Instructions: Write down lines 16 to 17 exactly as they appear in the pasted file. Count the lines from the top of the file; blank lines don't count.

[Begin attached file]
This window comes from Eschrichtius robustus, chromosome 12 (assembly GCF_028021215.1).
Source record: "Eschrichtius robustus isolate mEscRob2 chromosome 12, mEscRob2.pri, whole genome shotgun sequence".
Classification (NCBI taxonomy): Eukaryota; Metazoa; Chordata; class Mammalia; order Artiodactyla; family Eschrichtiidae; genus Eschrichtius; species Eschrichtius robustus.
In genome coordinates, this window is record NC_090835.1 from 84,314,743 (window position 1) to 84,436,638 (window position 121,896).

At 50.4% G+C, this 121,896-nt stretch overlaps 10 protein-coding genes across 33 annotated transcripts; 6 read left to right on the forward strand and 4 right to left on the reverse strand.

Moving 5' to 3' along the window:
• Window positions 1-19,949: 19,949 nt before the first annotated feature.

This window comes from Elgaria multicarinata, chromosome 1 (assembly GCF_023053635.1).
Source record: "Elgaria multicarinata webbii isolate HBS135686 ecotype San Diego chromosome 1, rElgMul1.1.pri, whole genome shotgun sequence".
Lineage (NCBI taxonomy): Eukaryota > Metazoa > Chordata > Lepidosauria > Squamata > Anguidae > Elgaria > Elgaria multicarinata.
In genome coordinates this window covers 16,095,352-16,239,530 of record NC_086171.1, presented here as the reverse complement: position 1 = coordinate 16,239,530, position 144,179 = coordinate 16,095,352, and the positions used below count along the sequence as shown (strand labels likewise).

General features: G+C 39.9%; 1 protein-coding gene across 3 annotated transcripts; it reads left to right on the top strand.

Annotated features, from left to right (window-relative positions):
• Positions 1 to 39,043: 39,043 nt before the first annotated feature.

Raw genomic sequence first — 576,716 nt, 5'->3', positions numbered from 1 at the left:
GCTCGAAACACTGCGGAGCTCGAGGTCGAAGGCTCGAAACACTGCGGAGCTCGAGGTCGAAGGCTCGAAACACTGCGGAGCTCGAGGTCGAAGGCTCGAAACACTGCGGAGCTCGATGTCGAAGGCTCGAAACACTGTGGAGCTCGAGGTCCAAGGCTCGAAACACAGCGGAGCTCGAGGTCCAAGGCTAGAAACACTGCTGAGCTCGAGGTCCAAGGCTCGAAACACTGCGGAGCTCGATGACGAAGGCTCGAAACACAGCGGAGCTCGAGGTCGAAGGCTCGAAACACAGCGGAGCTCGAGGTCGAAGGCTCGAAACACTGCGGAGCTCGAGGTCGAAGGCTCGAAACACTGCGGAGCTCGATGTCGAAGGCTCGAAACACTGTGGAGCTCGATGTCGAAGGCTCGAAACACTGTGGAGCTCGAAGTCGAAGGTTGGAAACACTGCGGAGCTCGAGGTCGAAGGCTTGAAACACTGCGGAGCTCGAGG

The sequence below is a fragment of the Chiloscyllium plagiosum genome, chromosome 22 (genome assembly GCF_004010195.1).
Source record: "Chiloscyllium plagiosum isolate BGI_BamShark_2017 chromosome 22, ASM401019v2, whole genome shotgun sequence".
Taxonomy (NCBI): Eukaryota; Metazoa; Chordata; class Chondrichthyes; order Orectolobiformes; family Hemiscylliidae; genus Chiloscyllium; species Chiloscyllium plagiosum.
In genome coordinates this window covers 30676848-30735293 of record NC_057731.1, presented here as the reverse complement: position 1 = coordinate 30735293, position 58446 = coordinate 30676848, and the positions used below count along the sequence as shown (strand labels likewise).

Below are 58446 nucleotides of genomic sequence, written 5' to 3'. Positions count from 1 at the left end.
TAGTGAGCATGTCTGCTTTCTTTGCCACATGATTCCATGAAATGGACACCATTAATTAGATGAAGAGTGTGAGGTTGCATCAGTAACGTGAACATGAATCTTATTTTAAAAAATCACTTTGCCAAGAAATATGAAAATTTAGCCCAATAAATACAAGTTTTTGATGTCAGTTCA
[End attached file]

GCTCGAAACACTGCGGAGCTCGAGGTCGAAGGCTCGAAACACTGCGGAGCTCGAGGTCGAAGGCTCGAAACACTGCGGAGCTCGAGGTCGAAGGCTCGAAACACTGCGGAGCTCGATGTCGAAGGCTCGAAACACTGTGGAGCTCGAGGTCCAAGGCTCGAAACACAGCGGAGCTCGAGGTCCAAGGCTAGAAACACTGCTGAGCTCGAGGTCCAAGGCTCGAAACACTGCGGAGCTCGATGACGAAGGCTCGAAACACAGCGGAGCTCGAGGTCGAAGGCTCGAAACACAGCGGAGCTCGAGGTCGAAGGCTCGAAACACTGCGGAGCTCGAGGTCGAAGGCTCGAAACACTGCGGAGCTCGATGTCGAAGGCTCGAAACACTGTGGAGCTCGATGTCGAAGGCTCGAAACACTGTGGAGCTCGAAGTCGAAGGTTGGAAACACTGCGGAGCTCGAGGTCGAAGGCTTGAAACACTGCGGAGCTCGAGG

The sequence below is a fragment of the Chiloscyllium plagiosum genome, chromosome 22 (genome assembly GCF_004010195.1).